On the title page, there is a quote, “To invent, you need a good imagination and a pile of junk.” -Thomas Edison. This is a terrific reminder to parents to allow their children to engage in imaginative creation using items other than Legos and pre-scripted materials. It is only with junk you can destroy, if necessary, that creation can be unhindered, wildly inventive, and truly original.
Highly recommended.

Rinny and Oko by Hunter R. Hennigar. Illustrated by Brooklyn Holbrough. Book review.

This children’s picture book has a comic book feel in that dialogue bubbles are used throughout. The illustrations by Holbrough are quirky pen and watercolour featuring highly individualized characters.
Rinny is a little girl who is ignored by the adults in her judgemental and delusional community. They blame all their problems on the monster who lives on the hill instead of recognizing their own complicity. (The monster is actually a kind giant.) The town is filled with factories polluting the air so much that eventually the townspeople are unable to move due to the toxicity. Because Rinny is small, she is below the smog line and because the giant is so tall, he is above it. Together they try to solve the problem and the giant sacrifices his health by inhaling all the poisonous fumes. When Rinny explains what has happened to the reawakened townspeople, they change their attitude and their lifestyle.
This book touches on a lot of important topics such as self-sacrifice, delusion, responsibility, and care of the environment. There are humorous moments to lighten the heavy message such as her family’s preoccupation with feet.
The vocabulary  and length of text is suited to children aged seven and up. This unusual book is well worth a look.

​ Duck, Duck, Moose by Joy Heyer. Book review.

This is a delightful picture book about missing a friend. Duck is lonely because goose has gone away for winter. The other animals try to cheer him up by engaging him in games such as duck, duck, pig. However duck does not find this enjoyable nor does he like playing with the fish, snakes, porcupine, or moose. After feeling dejected for a while, duck decides a different game might work and so all the animals engage in hide and seek. On the last page, goose returns.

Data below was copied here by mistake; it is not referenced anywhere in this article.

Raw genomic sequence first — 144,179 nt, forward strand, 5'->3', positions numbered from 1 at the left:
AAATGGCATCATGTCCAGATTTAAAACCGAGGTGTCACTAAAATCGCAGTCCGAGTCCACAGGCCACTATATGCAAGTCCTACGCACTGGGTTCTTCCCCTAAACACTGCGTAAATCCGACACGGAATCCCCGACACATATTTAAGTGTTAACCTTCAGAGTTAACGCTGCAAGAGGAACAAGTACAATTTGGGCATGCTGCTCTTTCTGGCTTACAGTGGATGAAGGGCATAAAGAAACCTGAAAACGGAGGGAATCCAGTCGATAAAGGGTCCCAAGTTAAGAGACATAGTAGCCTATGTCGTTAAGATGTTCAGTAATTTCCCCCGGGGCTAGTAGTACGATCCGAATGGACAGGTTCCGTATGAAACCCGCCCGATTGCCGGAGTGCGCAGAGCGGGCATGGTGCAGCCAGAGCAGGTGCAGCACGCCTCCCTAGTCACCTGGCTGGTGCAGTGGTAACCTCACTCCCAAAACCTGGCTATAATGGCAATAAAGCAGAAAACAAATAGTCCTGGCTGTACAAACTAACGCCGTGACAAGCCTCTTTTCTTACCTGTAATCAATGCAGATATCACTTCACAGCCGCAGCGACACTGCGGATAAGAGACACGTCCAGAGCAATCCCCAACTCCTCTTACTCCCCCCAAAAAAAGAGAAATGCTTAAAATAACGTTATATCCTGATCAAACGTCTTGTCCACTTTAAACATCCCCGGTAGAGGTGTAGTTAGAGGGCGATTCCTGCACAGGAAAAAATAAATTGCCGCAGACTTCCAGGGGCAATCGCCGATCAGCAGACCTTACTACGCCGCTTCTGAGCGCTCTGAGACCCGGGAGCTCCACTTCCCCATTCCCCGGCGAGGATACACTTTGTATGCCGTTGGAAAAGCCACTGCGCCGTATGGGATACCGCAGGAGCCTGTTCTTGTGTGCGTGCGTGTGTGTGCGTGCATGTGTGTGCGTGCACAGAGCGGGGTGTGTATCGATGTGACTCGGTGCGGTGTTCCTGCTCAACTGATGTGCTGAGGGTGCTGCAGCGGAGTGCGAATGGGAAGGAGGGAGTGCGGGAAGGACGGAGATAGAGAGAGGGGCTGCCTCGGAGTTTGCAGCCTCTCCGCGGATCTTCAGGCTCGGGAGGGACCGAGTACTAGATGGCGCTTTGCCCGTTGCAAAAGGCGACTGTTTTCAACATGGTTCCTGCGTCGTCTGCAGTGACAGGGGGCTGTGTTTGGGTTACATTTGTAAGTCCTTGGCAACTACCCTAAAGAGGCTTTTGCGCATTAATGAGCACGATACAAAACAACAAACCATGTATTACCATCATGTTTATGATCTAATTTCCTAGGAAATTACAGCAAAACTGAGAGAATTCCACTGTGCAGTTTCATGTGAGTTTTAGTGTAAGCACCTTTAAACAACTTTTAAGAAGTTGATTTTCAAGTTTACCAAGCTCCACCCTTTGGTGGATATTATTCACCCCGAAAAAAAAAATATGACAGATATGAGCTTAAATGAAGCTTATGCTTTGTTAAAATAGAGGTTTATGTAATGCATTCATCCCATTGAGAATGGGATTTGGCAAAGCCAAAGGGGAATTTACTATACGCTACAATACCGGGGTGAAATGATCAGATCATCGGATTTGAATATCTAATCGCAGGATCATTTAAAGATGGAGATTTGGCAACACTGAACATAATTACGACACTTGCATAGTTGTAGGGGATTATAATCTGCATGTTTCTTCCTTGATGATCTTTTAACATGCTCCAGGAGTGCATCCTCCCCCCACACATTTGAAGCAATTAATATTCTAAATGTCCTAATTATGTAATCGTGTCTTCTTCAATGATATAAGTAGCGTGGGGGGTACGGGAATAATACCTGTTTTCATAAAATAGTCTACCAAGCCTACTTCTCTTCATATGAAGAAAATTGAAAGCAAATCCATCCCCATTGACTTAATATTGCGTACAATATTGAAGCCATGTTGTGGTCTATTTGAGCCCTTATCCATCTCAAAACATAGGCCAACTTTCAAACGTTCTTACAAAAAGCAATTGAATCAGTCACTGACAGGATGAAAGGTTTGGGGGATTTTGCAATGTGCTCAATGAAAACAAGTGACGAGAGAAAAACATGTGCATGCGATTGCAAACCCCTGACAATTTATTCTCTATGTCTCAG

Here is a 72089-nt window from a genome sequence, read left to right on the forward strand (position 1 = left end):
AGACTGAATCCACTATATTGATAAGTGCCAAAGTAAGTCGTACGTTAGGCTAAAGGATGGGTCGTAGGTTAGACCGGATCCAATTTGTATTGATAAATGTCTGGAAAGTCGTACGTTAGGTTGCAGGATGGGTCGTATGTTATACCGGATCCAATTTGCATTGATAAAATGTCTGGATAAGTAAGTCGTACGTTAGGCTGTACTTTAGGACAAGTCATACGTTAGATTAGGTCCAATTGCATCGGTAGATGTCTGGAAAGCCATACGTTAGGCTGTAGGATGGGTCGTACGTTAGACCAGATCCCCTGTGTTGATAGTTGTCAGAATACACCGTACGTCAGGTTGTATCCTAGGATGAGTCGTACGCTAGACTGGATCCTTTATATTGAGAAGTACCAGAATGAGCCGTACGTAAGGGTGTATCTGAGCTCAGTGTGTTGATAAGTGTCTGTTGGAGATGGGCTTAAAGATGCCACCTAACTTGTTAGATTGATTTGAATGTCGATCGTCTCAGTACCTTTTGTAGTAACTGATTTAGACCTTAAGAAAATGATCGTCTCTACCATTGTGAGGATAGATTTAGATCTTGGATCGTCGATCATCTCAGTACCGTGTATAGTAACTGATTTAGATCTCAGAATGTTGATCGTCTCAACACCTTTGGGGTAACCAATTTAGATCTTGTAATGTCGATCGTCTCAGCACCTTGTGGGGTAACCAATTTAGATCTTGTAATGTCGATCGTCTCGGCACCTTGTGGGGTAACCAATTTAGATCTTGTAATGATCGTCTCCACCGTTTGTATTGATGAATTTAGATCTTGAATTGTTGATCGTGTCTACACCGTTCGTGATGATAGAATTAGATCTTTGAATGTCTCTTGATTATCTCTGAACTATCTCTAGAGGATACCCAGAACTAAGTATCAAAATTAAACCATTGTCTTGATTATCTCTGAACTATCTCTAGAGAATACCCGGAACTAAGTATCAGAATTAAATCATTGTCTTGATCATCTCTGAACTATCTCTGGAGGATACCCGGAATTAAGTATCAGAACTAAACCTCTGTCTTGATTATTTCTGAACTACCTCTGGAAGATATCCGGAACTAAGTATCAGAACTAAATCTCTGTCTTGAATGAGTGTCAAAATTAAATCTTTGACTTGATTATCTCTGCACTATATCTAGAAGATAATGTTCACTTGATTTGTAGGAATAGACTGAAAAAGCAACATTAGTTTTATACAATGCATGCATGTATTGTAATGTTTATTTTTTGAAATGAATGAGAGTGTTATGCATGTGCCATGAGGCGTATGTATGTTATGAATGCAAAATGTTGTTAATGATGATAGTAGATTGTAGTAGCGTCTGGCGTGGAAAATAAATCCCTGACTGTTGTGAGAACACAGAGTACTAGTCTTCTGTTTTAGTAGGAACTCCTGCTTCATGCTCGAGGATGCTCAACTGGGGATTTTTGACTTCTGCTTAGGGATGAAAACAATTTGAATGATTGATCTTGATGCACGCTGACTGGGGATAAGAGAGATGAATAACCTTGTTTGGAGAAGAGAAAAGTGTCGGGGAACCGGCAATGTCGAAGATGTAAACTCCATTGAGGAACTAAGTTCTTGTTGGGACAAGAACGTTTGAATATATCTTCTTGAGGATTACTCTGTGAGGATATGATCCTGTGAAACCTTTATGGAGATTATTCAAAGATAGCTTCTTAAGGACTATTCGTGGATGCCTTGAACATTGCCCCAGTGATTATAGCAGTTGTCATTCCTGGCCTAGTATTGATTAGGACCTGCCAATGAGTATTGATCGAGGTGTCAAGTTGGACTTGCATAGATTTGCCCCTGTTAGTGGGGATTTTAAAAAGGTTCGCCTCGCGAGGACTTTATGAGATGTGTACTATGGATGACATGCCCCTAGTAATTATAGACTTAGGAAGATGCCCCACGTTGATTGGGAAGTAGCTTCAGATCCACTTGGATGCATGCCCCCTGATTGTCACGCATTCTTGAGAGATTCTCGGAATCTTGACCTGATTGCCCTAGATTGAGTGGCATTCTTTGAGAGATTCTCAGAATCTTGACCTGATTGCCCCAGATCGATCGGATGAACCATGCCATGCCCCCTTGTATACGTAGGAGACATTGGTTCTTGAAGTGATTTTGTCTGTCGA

The book is written in rhyme and it holds quite well throughout. I specially enjoyed the onomatopoeia pages where Jack played with each animal. For example, Ooey, Gooey, Icky, Sticky, Quack, Quack, Quack when he was playing with the pig and the fish sounds were Sploosh, Splash, Blub, Glub.
The pictures alternate between full page colour, double page spreads, and single characters on a page but all are sweet, charming watercolors.
My granddaughter found this book very engaging and loved the humorous bits as well as the emotional moments. Highly recommended.

Who Can Fix It? Written and illustrated by Leslie Ann MacKeen. Book Review.

The premise of the story is very clever. Jeremiah T. Fitz drives his crank up car every Sunday for dinner with his mother. When his car breaks down a series of animals offer suggestions on how to fix it. The ideas are humorous and clever.

The kangaroo suggests he check the jumper cable. The elephant suggests he check for a peanut in the trunk. The camel suggests he check for water. Some are a bit of a stretch such as the gorilla suggesting he hang around until Fitz thinks of an idea or the bear suggesting he scare the problem out of the car.

I really enjoyed the misinterpretations such as skipping rope with the jumper cable and removing his pants belt to fan the car. I think the book would have been better if there were fewer animals and the suggestions were expanded a little more.

The misunderstandings in this picture book remind me of the old Amelia Bedelia books. However, the vocabulary and situational humour suits older children since not many picture book readers would know much about radiators, fan belts, oil tanks and spark plugs. This would be a delight to a child who is informed and interested in cars. Although, I am not sure they would be satisfied with the idea that the spiders web stopped the motor from working.

The illustrations are bright and often humorous. I wonder, though, if it might interest children more to use a contemporary vehicle and driver. At times, the text was a bit of a tongue twister and I think simplifying the names would make it easier for a child to read.

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Refuge Cove by Janet Dailey. The New Americana Series. Book Review.

Refuge Cove is a 291 page romance. This gentle suspense love story is for adults and young adults.
Emma, lonely schoolteacher, has been tricked into leaving her home and career, travelling to Alaska, and entering a sham of a marriage by a con artist named Boone. When his evil intentions become clear, Emma sets his trailer on fire and flees for her life. John Wolf sees her crawling across the bog and rescues her starting a complicated and suspenseful chain of events involving his estranged, strange, family.
Although the story evolves slowly there are enough foreboding incidents to alert the reader to upcoming drama and danger. Janet Dailey connects a complicated and highly dysfunctional family in surprising ways leading some to reconciliation and some to punishment. It is a satisfying conclusion. Love and heroism save the day and readers  who crave a happy ending will smile as they close the last page.